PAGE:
The anti-vaccination movement

The anti-vaccination movement began in June 1867 when the publication "Human Nature" campaigned against "The Vaccination Humbug". It reported that many petitions had been presented to Parliament against Compulsory Vaccination, and many from parents who alleged that their children had died as a result of the procedure, and complained that these petitions had not been made public. The journal reported the formation of an Anti-Compulsory Vaccination League "to overthrow this huge piece of physiological absurdity and medical tyranny”, and quoted Richard Gibbs, who ran the Free Hospital as stating, "I believe we have hundreds of cases here, from being poisoned with vaccination, I deem incurable, with one member of a family dating syphilitic symptoms from the time of vaccination, when all the other members of the family have been clear. We strongly advise parents to go to prison, rather than submit to have their helpless offspring inoculated with scrofula, syphilis, and mania."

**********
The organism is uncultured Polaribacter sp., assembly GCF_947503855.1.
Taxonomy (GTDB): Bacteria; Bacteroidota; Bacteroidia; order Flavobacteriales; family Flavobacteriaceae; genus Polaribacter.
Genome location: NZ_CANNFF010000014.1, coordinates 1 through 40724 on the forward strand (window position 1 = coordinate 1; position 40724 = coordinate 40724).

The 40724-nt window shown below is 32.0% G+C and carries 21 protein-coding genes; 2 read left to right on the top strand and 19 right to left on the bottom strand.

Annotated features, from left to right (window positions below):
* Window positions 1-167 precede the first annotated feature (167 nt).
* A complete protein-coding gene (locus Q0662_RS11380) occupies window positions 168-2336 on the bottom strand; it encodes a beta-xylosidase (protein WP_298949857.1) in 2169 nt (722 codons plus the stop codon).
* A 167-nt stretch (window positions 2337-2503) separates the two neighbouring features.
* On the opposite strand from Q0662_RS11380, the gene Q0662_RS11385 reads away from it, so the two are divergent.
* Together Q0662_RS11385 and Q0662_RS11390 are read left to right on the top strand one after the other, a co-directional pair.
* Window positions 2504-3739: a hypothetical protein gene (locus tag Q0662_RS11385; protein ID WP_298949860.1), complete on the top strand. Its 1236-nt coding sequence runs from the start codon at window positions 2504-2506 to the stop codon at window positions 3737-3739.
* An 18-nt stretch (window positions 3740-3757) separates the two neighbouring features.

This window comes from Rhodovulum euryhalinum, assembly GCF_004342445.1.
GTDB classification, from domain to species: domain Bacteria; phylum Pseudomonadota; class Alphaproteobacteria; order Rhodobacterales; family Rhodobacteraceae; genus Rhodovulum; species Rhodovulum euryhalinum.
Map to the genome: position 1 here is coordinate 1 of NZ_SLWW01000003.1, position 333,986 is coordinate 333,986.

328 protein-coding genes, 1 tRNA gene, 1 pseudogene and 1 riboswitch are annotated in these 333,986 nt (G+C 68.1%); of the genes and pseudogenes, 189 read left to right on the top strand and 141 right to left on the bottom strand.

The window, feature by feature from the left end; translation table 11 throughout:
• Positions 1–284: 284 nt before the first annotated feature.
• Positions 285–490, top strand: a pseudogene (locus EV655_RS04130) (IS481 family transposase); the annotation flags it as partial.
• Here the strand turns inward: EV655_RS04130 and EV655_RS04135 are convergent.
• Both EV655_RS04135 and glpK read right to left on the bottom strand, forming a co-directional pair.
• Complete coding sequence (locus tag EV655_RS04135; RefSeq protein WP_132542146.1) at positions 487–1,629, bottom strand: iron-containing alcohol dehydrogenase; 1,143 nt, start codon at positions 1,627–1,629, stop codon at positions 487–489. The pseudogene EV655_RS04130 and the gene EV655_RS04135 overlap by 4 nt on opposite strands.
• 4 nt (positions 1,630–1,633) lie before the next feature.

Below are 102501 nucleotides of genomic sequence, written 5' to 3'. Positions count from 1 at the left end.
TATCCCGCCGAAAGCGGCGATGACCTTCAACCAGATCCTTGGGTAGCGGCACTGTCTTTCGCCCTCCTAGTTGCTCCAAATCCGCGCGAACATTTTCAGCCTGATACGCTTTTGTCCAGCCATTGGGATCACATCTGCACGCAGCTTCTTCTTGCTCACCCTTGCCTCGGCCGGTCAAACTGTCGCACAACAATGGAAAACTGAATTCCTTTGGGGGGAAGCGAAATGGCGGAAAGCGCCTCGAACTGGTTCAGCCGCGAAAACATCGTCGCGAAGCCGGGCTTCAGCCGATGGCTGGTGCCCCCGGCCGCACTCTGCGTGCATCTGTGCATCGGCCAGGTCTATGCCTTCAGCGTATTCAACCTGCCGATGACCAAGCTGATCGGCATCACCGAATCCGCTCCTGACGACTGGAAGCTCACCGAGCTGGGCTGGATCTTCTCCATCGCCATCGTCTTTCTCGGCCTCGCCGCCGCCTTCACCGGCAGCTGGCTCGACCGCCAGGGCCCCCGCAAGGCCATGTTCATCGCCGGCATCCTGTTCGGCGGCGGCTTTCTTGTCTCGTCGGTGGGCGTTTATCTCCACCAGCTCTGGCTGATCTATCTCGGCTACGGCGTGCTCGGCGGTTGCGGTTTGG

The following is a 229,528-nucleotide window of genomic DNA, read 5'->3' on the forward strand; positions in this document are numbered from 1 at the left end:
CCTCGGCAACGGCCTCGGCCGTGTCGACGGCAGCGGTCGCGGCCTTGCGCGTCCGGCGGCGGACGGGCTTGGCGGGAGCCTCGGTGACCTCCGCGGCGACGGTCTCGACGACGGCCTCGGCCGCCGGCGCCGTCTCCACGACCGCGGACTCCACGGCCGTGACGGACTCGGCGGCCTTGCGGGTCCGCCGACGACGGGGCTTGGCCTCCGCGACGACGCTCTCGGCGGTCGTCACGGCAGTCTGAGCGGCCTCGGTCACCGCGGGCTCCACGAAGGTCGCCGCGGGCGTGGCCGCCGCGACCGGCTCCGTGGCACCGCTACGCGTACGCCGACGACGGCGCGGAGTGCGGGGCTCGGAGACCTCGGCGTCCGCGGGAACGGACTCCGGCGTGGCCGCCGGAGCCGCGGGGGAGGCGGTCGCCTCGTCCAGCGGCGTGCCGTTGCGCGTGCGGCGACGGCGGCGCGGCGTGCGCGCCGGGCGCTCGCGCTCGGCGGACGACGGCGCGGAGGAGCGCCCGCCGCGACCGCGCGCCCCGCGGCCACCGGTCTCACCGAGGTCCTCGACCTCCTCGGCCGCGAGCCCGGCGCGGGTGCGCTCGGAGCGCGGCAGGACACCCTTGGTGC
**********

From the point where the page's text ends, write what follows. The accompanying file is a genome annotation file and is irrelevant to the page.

The movement grew, and in February 1896 became the National Anti-Vaccination League, gaining support to the extent that the 1900 Labour Party General Election Manifesto contained a commitment to “No Compulsory Vaccination”. As well as taking the ideological view, the Labour Party, being the party of the working man, was also mindful of the cost in real terms to its members.  This was well before the advent of the National Health Service, so the cost of vaccination had to be borne by the parents, a not inconsiderable financial burden when large families were commonplace and many families were living on the breadline due to the Great Agricultural Depression.  

Formation of an Anti-Vaccination League at Evesham

ANTI-VACCINATION POSTERFour months prior to the formation of the National Anti-Vaccination League, an Anti-Vaccination Society was formed at Evesham.  The Evesham Standard of 19th October 1895 had an advertisement for the inaugural meeting of the Anti-Vaccination League at Evesham Town Hall, and the following notice: